“The California Values Act (SB 54) does indeed exemplify the values of California,” the Rev. Beth Johnson of Palomar Unitarian Universalist Fellowship told the supervisors. “It makes our communities safer by allowing law enforcement to do their jobs by making community members feel safe to report crimes.”
Other supporters of the sanctuary law said it offers protections for immigrant families and helps keep the economy strong by recognizing the contributions of non-citizens, including their payment of taxes and their labor.
Assemblyman Todd Gloria of San Diego said in a statement that the board majority “has yet again demonstrated that they are out-of-touch.”
“Rather than tackling urgent local problems facing San Diego County like homelessness or providing mental health services, the board chose to engage in political posturing that serves no practical purpose other than to divide our community,” he said.
“If the Board truly understood the California Values Act, they would understand that this bill ensures state and local law enforcement does its job, not the job of the federal government. It is designed to allow local governments to focus on solving the local problems voters elected and entrusted them to fix. By jumping into the national immigration debate, the Board majority illustrated precisely why this state law is necessary.”
Gloria said the vote represents the “clearest sign yet that significant and structural changes are needed [in] the county.”
The threat of deportation causes negative mental health effects on immigrants and their families, said Janet Farrell of the San Diego Psychological Association.
“Deportation causes the breakup of families,” she said. “The California sanctuary laws give some protection to the breakup of our immigrant families without compromising the safety of the general population.”
Local governments in recent weeks have taken varying approaches to weighing in on the sanctuary state issue, from adopting resolutions to voting to file lawsuits themselves.
The city council in San Juan Capistrano, for instance, recently passed a resolution against SB 54. Resolutions are largely symbolic statements of a government’s stance.
Aliso Viejo, Escondido and Mission Viejo are among the cities whose leaders have voted to file amicus briefs in support of the Trump administration’s position. Such briefs are often submitted by those who have an interest in a court case but are not parties in the lawsuit.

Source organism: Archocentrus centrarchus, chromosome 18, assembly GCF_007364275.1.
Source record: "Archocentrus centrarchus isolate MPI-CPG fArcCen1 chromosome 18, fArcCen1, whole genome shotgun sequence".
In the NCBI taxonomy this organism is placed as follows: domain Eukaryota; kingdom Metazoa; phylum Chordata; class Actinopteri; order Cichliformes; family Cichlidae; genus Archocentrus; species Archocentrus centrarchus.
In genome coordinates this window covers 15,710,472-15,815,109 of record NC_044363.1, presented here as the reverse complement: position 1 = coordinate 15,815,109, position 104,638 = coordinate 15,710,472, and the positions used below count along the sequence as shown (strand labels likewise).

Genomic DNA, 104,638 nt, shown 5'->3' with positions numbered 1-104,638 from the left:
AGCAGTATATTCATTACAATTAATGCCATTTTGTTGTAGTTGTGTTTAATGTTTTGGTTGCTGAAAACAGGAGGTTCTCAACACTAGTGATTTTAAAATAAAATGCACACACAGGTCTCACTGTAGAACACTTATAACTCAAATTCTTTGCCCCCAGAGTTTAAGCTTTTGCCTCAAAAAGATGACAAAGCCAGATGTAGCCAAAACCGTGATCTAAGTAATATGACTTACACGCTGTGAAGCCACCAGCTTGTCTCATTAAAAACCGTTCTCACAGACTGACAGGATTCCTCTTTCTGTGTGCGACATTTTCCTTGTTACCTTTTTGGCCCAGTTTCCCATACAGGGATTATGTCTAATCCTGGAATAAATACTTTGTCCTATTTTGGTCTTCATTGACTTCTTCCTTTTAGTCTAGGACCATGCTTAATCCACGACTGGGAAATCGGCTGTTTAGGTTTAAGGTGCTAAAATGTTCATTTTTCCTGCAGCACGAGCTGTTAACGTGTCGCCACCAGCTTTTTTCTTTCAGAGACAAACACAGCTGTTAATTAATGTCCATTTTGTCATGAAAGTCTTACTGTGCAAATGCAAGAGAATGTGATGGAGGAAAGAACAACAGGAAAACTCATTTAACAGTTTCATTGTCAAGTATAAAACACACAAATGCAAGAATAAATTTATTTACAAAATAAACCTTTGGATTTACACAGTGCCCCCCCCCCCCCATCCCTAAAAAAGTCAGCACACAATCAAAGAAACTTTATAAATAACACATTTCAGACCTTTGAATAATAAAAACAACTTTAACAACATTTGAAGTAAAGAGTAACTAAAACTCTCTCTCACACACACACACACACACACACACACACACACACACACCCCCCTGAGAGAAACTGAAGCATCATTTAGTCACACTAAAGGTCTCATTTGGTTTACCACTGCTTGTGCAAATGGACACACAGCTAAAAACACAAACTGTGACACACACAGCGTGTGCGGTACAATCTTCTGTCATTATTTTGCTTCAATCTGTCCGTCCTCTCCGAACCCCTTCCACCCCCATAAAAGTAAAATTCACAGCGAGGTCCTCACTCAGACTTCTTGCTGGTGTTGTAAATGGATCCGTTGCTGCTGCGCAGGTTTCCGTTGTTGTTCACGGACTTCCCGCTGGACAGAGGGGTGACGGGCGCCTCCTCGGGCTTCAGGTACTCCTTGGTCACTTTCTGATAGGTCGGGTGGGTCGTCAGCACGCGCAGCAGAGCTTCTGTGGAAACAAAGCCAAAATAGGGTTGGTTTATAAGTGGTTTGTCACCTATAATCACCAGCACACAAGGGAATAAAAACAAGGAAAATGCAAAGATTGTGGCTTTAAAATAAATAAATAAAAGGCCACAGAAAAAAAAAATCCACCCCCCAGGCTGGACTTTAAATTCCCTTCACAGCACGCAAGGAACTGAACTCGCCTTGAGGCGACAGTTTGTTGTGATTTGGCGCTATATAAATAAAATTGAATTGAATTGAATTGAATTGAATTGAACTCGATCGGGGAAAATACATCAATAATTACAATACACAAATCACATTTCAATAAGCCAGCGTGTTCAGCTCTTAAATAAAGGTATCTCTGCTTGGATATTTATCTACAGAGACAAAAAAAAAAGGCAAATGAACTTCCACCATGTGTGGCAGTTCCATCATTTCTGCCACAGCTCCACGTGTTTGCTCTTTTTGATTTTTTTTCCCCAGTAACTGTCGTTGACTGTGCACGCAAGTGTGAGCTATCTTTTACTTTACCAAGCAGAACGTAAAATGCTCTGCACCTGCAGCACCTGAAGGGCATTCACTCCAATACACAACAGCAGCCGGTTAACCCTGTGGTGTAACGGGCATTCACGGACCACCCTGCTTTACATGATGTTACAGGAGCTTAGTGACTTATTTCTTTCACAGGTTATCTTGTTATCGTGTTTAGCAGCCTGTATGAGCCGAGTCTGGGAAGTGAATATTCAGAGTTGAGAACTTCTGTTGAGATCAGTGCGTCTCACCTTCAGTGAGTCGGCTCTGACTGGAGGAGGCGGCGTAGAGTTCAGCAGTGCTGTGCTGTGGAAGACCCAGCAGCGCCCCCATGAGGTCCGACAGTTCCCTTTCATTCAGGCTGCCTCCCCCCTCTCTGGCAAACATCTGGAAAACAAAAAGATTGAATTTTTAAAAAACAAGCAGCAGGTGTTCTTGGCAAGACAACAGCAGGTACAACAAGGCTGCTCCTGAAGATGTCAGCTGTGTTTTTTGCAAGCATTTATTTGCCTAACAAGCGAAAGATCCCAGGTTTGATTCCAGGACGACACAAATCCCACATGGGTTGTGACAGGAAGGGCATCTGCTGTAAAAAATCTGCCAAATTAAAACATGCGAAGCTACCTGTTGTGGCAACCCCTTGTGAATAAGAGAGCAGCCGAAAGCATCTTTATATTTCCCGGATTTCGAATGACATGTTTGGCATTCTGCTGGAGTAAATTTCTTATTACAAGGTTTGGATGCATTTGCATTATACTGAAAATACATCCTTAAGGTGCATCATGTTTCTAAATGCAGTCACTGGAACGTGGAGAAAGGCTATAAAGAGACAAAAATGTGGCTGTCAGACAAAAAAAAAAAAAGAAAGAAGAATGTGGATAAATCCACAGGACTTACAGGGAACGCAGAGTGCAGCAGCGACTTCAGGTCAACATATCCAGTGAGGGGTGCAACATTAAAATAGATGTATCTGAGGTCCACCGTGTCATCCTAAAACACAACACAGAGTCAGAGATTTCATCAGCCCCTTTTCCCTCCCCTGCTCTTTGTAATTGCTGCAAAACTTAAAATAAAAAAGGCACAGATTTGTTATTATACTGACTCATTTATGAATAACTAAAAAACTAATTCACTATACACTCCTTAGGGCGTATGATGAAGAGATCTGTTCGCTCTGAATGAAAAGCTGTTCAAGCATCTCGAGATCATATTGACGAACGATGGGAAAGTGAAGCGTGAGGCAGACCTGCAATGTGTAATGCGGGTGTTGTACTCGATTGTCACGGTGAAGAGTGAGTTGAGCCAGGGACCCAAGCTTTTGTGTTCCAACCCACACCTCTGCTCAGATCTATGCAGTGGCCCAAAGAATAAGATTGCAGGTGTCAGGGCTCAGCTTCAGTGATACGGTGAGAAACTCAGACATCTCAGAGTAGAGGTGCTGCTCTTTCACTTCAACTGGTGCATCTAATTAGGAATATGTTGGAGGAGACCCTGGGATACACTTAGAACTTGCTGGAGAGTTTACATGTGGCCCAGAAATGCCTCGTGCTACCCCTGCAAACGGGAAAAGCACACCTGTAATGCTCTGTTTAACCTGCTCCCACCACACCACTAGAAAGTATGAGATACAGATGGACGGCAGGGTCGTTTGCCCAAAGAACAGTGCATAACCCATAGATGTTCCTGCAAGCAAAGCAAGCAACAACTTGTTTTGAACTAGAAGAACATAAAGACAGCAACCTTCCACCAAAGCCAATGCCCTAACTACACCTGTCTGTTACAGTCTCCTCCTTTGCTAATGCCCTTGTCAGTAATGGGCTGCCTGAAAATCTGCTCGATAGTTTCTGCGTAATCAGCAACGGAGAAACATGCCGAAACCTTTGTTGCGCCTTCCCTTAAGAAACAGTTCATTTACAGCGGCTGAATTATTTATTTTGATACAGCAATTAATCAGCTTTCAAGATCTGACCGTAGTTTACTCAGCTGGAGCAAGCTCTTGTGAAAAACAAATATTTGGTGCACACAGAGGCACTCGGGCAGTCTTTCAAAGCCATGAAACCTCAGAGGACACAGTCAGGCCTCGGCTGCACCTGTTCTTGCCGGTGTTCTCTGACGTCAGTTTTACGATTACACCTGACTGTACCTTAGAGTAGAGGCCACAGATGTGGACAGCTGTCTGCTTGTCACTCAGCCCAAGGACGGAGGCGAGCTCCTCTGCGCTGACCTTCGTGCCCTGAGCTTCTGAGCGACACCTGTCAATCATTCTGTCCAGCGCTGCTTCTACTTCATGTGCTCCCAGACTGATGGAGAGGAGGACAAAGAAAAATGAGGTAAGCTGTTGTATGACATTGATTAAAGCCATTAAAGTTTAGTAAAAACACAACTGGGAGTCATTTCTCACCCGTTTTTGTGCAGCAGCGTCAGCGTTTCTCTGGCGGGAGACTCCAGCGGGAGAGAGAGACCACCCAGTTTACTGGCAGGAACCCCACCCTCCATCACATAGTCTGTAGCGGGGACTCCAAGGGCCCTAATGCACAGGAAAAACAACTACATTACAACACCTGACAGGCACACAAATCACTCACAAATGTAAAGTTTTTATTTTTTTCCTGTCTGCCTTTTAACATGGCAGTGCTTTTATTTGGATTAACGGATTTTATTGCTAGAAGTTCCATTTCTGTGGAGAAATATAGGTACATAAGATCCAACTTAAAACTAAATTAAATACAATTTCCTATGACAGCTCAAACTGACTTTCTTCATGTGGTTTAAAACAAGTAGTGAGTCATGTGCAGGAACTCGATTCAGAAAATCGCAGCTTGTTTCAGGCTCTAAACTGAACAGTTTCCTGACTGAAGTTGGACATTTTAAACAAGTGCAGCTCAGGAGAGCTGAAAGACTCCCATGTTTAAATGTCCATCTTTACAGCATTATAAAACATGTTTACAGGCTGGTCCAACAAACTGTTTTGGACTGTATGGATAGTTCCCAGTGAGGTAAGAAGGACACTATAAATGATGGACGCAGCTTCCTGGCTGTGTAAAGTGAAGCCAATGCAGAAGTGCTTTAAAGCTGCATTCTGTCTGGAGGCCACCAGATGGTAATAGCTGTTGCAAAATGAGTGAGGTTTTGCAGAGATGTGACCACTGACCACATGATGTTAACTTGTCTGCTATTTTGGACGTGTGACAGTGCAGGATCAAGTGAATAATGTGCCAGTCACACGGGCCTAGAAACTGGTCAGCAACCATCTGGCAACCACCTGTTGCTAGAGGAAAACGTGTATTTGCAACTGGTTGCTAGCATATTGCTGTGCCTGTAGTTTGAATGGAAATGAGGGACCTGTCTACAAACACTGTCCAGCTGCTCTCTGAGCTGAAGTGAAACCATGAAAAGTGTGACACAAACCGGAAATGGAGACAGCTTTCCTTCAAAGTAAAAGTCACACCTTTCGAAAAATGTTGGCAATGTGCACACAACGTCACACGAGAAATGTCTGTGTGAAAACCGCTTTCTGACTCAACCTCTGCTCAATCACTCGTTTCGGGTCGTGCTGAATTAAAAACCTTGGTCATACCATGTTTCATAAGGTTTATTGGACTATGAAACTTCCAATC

The Orange County Board of Supervisors voted last month to join the lawsuit, while the Huntington Beach City Council voted recently to file its own suit.
The Los Alamitos City Council voted on Monday night to “exempt” the city from the sanctuary law.
National attention turned to San Diego County as its leaders considered weighing in on the lawsuit.
In a statement from Washington, East County Congressman Duncan D. Hunter called the board’s action “the very definition of leadership.”
“In standing up against the irresponsible actions by the State of California, our county supervisors who supported this action clearly demonstrated that their priorities are protecting those of us in San Diego County and not about politics,” he said.
“The fact of the matter is, when state and local law enforcement agencies outright refuse to share information to federal officials regarding criminal activity, our communities are unsafe and the rule of law is undermined. It’s not complicated.”
The decision is likely to be a defining moment in the political career of Gaspar, who is running in a closely watched congressional race in a district that Democrat Hillary Clinton carried in the 2016 presidential election with just over 50 percent of the vote.
The Republican incumbent in the 49th District, Rep. Darrell Issa of Vista, is not seeking reelection. In 2016, he narrowly defeated Democrat Doug Applegate, who is among the candidates facing off against Gaspar in the June primary.
“We are bringing in unvetted people,” said Jonathan Adler of Los Angeles. “I don’t think it’s OK for law enforcement to wait until they commit a serious crime. Maybe they’ve murdered, raped, committed a serious crime in another country.”
Eric Wood of the San Diego East County Chamber of Commerce said the laws put business owners in an uncomfortable position due to the tension between federal law and state law.
“Law enforcement should be able to work together — not in opposition to each other as this law dictates,” he said.
— From Staff and Wire Reports